Friday, November 24, 2006

VW- More on Sealants

I've used ‘Ultra-copper’ on a lot of engines and liked it, except for the latex base. As a sealant it was better than Permatex since it formed a thinner seal, but as an assembly component I didn’t like the way it would sometimes peel off the case due to an accidental touch. Permatex would smear but there was always some left.

I started using the Loc-tite stuff because it not only formed the thinnest seal I’d ever seen (thinner is better when there’s no gasket), it was at least as tenacious as Permatex; you didn’t have to worry that an accidental touch would force you to clean & recoat the parting line.

But as I recall, the thinner for both Permatex and Ultra-copper was something so potent it made boy-mechanics give birth to two-headed motorcycles. I wouldn’t put Loc-tite on a bagle but otherwise it’s fairly benign; Hypolon has some trichloroethane, the other compounds are mostly silicones.

One note of caution, and the reason I’ve made this a general posting: If you’ve got to fix it and drive on, use Permatex. But if you’re building engines in the privacy of your own bedroom, with lots of time between assembly and test-running . . . at least 8 hours (more is better) . . . then use the newer sealants. They have a required cure time. The only guys I know who don’t like them are the types who never read labels; don’t give them a chance to do their job.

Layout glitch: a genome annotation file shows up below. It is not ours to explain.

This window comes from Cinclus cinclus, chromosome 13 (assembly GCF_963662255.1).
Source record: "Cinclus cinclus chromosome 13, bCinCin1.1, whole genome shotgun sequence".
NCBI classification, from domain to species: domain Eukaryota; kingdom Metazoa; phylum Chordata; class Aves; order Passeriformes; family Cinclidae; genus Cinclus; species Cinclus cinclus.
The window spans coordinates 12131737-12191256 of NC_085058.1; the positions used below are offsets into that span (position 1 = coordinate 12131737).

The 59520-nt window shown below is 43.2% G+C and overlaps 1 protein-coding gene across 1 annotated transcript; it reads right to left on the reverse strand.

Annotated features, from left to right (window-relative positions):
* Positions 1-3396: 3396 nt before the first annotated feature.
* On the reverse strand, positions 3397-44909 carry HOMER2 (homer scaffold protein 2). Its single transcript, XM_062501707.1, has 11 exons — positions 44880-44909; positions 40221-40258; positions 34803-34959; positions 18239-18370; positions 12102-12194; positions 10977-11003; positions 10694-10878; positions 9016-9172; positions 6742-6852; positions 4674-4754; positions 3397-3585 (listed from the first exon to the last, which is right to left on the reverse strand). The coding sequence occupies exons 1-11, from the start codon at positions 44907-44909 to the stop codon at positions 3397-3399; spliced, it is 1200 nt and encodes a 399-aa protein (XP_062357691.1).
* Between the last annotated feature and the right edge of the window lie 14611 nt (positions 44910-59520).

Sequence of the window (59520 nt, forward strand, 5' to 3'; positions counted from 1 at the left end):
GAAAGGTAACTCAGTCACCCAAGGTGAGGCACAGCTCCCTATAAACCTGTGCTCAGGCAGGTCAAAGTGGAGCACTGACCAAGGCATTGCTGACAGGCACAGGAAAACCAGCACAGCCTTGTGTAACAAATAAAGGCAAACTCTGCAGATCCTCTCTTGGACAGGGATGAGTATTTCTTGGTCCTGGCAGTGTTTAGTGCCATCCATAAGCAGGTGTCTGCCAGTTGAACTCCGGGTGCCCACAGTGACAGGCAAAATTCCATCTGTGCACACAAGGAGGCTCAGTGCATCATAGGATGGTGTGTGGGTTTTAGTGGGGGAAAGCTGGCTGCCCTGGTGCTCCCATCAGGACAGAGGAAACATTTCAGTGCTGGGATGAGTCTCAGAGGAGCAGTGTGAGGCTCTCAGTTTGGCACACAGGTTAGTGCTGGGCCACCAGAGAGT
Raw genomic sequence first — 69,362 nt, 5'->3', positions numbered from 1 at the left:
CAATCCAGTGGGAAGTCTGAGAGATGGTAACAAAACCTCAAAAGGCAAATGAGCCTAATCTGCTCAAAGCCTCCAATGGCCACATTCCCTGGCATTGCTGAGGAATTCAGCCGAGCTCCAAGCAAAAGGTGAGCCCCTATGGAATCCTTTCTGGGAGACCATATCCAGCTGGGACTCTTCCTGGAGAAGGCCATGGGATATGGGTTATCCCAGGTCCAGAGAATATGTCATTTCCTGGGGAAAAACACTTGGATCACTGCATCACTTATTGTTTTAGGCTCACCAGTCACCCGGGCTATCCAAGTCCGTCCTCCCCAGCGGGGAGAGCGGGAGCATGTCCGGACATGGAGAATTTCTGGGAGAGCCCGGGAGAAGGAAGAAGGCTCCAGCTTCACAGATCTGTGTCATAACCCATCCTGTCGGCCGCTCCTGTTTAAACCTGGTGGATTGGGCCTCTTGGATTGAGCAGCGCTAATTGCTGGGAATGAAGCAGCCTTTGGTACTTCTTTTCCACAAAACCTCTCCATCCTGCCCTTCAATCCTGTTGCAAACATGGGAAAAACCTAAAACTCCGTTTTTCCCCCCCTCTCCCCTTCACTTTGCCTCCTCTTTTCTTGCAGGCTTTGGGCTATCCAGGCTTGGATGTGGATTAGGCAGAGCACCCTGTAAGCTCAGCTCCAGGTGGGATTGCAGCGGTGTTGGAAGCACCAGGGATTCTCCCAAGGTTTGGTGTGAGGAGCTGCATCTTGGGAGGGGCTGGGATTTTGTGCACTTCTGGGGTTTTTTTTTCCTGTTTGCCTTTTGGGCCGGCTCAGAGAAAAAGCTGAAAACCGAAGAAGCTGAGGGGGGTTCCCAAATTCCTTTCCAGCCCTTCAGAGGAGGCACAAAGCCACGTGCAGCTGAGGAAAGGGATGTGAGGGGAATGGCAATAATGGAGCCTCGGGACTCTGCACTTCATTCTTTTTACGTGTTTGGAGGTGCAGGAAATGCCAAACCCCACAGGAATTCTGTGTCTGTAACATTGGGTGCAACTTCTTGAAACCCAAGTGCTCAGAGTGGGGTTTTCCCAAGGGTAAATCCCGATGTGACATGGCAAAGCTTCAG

If you think about it, outfits like the Loc-tite Corporations are to be numbered among the Good Guys, white hats and all. They’ll never tell you red cars or faster or waste your time expounding on the virtues of 500 watt stereo systems in a bug. The value of what they sell is obvious. And if you’ve got some sexy sealing problem, they’ll usually offer some free advice on what might work.

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